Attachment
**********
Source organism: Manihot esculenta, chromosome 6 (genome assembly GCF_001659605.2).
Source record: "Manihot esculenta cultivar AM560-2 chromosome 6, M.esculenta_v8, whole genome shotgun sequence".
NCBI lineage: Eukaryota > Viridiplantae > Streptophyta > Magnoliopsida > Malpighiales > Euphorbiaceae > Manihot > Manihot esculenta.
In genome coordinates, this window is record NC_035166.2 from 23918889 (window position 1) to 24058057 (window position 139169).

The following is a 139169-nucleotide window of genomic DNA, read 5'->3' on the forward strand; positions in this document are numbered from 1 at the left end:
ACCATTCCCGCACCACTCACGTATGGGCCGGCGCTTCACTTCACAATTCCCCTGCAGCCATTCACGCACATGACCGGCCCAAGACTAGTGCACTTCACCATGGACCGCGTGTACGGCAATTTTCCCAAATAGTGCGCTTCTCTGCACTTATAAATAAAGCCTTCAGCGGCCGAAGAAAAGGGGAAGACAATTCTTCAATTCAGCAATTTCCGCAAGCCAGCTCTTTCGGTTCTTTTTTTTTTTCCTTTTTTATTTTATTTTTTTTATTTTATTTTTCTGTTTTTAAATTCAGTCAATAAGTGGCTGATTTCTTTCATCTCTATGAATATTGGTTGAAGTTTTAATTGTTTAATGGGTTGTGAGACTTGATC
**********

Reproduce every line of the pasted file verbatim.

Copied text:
Source organism: Manihot esculenta, chromosome 6 (genome assembly GCF_001659605.2).
Source record: "Manihot esculenta cultivar AM560-2 chromosome 6, M.esculenta_v8, whole genome shotgun sequence".
NCBI lineage: Eukaryota > Viridiplantae > Streptophyta > Magnoliopsida > Malpighiales > Euphorbiaceae > Manihot > Manihot esculenta.
In genome coordinates, this window is record NC_035166.2 from 23918889 (window position 1) to 24058057 (window position 139169).

The following is a 139169-nucleotide window of genomic DNA, read 5'->3' on the forward strand; positions in this document are numbered from 1 at the left end:
ACCATTCCCGCACCACTCACGTATGGGCCGGCGCTTCACTTCACAATTCCCCTGCAGCCATTCACGCACATGACCGGCCCAAGACTAGTGCACTTCACCATGGACCGCGTGTACGGCAATTTTCCCAAATAGTGCGCTTCTCTGCACTTATAAATAAAGCCTTCAGCGGCCGAAGAAAAGGGGAAGACAATTCTTCAATTCAGCAATTTCCGCAAGCCAGCTCTTTCGGTTCTTTTTTTTTTTCCTTTTTTATTTTATTTTTTTTATTTTATTTTTCTGTTTTTAAATTCAGTCAATAAGTGGCTGATTTCTTTCATCTCTATGAATATTGGTTGAAGTTTTAATTGTTTAATGGGTTGTGAGACTTGATC